A Tosa resident for almost 20 years, Karen is a mom and freelance writer, addicted to playing tennis. When not on the tennis court, she spends the fall and winter in the stands at Green Bay Packer and Marquette basketball games.
Karen is the author of “Grab a Bite,” a dining out column and the former community columnist for the Wauwatosa NOW newspaper.
On January 8th, my father passed away at the age of 83. It's pretty hard to summarize him, his life and our relationship. So, I'll just share my eulogy with you. Rest in peace Dad.
"A while ago, someone asked me what was the best advice my father ever gave me. I thought a minute, and then said: “Quit your bellyaching.” Although he gave advice, most of it was by example. He was a soft-spoken man who had lots of interests and a LOT of opinions. But he believed, very strongly, that no matter what life dishes out, there was no need to whine about it.
I was blessed with a Dad, who, although quiet, was larger than life to me. He loved nothing better than sharing the next big thing, or, as he called it, “the hot set-up,” with people he loved. When he found a new hobby or interest, he was passionate about it.
If he liked you, he’d call you about random things. Sometimes it was the Grammy Awards, sometimes it was a book he had read, sometimes it was to ask you to Google something for him.
I particularly loved when I would get an envelope in the mail with his familiar boxy/artist handwriting. There would be something in there – an article, something torn out of a magazine – something that made him think of me. And that was it. No mushy note wishing me well. I knew he did, all the time.
When I was in college, at Marquette, Dad would call me up and tell me to come home and visit, and so I would. The minute I walked in the door he would leave. At first I was offended, but then I eventually realized that nothing made him happier than having his family, tucked safely at home. Until the day he died, he was reminding us to get on the road, get home and then check to make sure all the doors were locked.
To say Dad was a creature of habit would be an understatement. When he found something he liked, or that worked, he did it to death. He loved certain foods, consumed at certain times and in certain ways. For example, He once gave me a tutorial on how to “properly” eat Rice Krispies. My family might remember when Dad declared he was going on “The Soup Diet.”
Every day, when he wasn’t at work, he’d wear the same “uniform” – jeans, loafers, scratchy wool socks (that he ordered from Wisconsin) and a sweatshirt. He rocked sweatshirts like nobody’s business – winter, spring, fall and summer. They suited his personality – comfortable, functional and available in so many colors.
Dad and I were always the early risers in the family. On Saturday mornings, the two of us would often venture out to hardware and auto supply stores far and wide. If I was lucky, our errand runs would end with a trip to a tamale stand by O’Hare, or, better yet, Superdawg. Hands-down, those are some of my favorite memories.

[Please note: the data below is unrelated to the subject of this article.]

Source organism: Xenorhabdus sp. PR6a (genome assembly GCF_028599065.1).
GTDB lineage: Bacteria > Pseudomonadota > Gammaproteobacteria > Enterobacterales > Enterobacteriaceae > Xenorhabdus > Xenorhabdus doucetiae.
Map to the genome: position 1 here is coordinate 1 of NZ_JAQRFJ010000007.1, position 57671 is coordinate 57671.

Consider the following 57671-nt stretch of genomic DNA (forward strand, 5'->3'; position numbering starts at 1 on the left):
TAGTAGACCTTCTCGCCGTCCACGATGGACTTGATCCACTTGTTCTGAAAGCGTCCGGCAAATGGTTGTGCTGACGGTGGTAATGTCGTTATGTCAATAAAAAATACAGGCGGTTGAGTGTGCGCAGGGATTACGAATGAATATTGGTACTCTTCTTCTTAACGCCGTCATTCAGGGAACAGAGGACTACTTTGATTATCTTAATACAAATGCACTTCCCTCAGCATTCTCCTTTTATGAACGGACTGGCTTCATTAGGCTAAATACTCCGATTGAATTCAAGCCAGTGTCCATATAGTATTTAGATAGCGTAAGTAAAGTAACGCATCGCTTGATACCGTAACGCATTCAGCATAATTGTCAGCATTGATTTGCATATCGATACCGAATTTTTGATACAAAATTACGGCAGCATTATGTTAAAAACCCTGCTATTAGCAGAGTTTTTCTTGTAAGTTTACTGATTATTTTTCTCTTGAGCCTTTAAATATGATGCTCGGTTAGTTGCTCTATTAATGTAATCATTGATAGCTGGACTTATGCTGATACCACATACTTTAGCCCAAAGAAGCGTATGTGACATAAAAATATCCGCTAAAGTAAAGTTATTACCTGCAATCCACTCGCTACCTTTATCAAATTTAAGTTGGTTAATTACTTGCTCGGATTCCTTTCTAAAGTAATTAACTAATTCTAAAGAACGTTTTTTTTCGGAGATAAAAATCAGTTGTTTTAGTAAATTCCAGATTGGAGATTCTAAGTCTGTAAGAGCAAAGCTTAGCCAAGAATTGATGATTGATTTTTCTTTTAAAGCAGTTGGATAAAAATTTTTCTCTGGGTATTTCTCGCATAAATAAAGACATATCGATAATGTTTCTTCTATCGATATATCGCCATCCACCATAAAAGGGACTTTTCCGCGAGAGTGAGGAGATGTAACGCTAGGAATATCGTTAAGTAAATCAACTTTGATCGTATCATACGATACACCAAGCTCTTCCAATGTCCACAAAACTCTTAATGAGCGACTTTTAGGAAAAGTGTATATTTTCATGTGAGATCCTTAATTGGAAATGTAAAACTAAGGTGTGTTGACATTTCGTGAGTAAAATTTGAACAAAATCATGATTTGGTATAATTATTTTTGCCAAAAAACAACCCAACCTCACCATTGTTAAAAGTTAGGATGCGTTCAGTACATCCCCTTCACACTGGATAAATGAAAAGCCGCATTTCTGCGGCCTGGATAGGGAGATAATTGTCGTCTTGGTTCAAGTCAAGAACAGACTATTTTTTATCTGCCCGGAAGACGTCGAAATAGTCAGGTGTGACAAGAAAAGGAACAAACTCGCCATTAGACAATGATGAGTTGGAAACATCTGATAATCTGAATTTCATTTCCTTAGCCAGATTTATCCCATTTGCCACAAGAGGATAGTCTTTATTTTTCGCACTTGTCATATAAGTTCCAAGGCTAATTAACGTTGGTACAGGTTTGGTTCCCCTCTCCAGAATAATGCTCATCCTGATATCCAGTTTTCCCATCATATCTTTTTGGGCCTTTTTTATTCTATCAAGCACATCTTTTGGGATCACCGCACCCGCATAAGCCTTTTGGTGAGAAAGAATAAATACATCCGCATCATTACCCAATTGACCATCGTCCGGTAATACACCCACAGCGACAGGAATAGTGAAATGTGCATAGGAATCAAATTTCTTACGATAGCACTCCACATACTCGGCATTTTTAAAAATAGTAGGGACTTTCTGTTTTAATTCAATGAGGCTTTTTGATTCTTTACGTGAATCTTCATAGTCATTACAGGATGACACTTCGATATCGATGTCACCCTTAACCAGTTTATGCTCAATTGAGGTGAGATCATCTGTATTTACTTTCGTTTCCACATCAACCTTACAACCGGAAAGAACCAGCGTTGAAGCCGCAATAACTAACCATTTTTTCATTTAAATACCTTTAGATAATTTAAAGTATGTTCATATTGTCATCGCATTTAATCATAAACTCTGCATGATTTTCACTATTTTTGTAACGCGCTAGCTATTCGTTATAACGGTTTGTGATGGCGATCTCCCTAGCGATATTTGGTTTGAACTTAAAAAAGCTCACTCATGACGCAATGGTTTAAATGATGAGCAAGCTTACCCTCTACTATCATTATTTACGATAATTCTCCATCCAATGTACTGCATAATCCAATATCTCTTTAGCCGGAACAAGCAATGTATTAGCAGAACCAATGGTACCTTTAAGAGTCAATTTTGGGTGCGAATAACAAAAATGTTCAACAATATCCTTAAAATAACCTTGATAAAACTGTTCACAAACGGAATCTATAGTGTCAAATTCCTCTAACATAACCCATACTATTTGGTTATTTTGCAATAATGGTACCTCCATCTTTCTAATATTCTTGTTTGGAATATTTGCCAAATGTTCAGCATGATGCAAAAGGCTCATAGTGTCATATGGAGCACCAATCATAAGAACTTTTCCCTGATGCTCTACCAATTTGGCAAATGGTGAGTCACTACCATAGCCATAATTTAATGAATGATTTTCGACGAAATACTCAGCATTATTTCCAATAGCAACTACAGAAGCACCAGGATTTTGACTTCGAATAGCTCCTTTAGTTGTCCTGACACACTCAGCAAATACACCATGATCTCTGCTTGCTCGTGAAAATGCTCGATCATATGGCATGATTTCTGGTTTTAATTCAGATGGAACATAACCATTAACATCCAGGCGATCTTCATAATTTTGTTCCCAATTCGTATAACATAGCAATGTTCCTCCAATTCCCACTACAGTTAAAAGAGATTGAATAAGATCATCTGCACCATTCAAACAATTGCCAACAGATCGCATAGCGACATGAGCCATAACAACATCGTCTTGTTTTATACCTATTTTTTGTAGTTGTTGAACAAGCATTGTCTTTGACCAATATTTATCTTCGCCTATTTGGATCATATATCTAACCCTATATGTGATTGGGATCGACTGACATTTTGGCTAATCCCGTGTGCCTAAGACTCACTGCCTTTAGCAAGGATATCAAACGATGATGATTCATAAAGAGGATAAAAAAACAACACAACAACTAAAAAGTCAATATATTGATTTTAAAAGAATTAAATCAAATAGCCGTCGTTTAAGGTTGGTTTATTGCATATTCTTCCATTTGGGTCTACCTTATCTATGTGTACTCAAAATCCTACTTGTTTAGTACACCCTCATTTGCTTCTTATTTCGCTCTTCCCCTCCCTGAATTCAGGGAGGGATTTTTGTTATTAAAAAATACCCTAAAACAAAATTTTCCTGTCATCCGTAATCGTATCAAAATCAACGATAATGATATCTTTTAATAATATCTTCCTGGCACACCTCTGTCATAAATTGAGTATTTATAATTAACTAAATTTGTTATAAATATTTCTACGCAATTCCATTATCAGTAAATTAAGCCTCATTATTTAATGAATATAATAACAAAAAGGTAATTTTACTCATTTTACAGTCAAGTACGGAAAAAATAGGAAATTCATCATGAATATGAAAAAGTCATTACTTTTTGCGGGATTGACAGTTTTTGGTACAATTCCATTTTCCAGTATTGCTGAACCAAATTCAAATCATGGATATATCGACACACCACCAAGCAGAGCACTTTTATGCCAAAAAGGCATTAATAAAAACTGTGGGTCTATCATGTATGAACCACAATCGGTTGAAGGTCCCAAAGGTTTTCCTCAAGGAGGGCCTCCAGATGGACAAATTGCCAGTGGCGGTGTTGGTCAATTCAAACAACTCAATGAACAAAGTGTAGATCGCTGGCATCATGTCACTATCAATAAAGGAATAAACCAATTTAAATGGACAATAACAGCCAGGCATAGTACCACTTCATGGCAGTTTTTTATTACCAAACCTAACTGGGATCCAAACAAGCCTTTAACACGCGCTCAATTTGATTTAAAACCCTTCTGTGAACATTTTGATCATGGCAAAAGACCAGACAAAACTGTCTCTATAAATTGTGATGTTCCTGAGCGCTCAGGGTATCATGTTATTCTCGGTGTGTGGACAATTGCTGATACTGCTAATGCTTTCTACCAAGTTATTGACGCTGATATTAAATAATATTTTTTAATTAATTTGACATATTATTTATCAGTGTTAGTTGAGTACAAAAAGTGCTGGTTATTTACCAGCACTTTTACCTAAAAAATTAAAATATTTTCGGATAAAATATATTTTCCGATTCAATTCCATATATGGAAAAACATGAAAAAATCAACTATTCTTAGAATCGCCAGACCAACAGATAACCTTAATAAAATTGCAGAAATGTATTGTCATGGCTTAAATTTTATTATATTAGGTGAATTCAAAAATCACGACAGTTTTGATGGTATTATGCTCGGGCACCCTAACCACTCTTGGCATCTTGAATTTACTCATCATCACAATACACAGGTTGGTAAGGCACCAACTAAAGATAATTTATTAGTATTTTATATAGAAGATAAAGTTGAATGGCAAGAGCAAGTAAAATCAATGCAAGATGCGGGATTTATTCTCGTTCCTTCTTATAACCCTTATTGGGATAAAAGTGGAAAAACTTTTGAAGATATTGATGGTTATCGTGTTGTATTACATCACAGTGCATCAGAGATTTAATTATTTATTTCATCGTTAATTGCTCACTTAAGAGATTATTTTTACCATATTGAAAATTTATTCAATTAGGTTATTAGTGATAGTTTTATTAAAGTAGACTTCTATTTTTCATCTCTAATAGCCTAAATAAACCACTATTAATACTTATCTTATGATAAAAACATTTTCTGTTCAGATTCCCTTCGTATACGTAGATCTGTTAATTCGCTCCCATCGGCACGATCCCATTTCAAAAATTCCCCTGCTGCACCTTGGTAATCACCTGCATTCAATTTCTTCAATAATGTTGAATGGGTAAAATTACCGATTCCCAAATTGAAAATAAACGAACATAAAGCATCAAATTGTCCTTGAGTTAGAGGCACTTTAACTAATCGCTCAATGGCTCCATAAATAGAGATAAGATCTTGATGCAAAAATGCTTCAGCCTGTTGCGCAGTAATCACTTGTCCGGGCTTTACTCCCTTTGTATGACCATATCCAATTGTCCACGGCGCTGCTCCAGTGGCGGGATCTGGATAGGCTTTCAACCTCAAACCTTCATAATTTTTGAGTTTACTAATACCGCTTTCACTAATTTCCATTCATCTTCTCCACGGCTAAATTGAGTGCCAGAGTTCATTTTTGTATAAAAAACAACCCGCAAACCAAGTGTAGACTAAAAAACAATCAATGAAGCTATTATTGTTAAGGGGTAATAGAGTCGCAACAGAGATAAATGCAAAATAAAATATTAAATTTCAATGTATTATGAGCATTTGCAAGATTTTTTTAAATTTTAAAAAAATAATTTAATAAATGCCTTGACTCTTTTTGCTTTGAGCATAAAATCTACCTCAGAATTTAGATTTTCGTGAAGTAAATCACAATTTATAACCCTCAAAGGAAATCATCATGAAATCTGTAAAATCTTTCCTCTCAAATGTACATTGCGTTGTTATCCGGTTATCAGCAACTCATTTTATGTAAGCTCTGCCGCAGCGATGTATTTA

Growing up in Edgebrook, I had one of the coolest Dads in the neighborhood. Our garage door was always open, and there was usually a racecar raised up on jacks. There would either be a TV blaring or classical music playing. On the workbench, you’d often find a tumbler full of Scotch and perhaps a box of Wheat Thins nearby. From time to time, he’d start up the race car, which would sometimes attract the neighborhood boys. I wish I could say it helped my dating life, but alas, it did not. And yet, I was the only girl in the neighborhood who could work the pits and knew the intracies of replacing SCCA points. (Trust me, it’s complicated.) He also taught me how to perfect my jump shot and throw an awesome football spiral.
Dad provided well for us and, although he wasn’t a religious man, he was incredibly proud that he sent all of his kids to Catholic grade schools and high schools, a promise made on the altar, the day he and Mom married, 61 years ago.
He took us on lots of vacations, but not like other families. Our vacations were generally within distance of the nearest road racing course – in Wisconsin, northern Illinois, Michigan, Indianapolis or Ohio. My siblings and I spent summers as racing brats, helping to prep the race car for another race. A good day was when the engine was running well and we could go back to the hotel early to go swimming.
As a commercial artist, Dad had the ability to draw anything and everything. Family dinners at restaurants often ended with Dad flipping over the placemat and using it to illustrate a corner on a racetrack, an engine part or, later, silly and sometimes gory cartoons for the Grandkids. His sense of humor ran dark and twisted. He was witty, but to quote Dad: “Witty, yes. But the man who wrote Snow Bound was Whittier.” Look it up. It’s an actual book. These are the pieces of “mental lumber” that I carry around, thanks to Dad.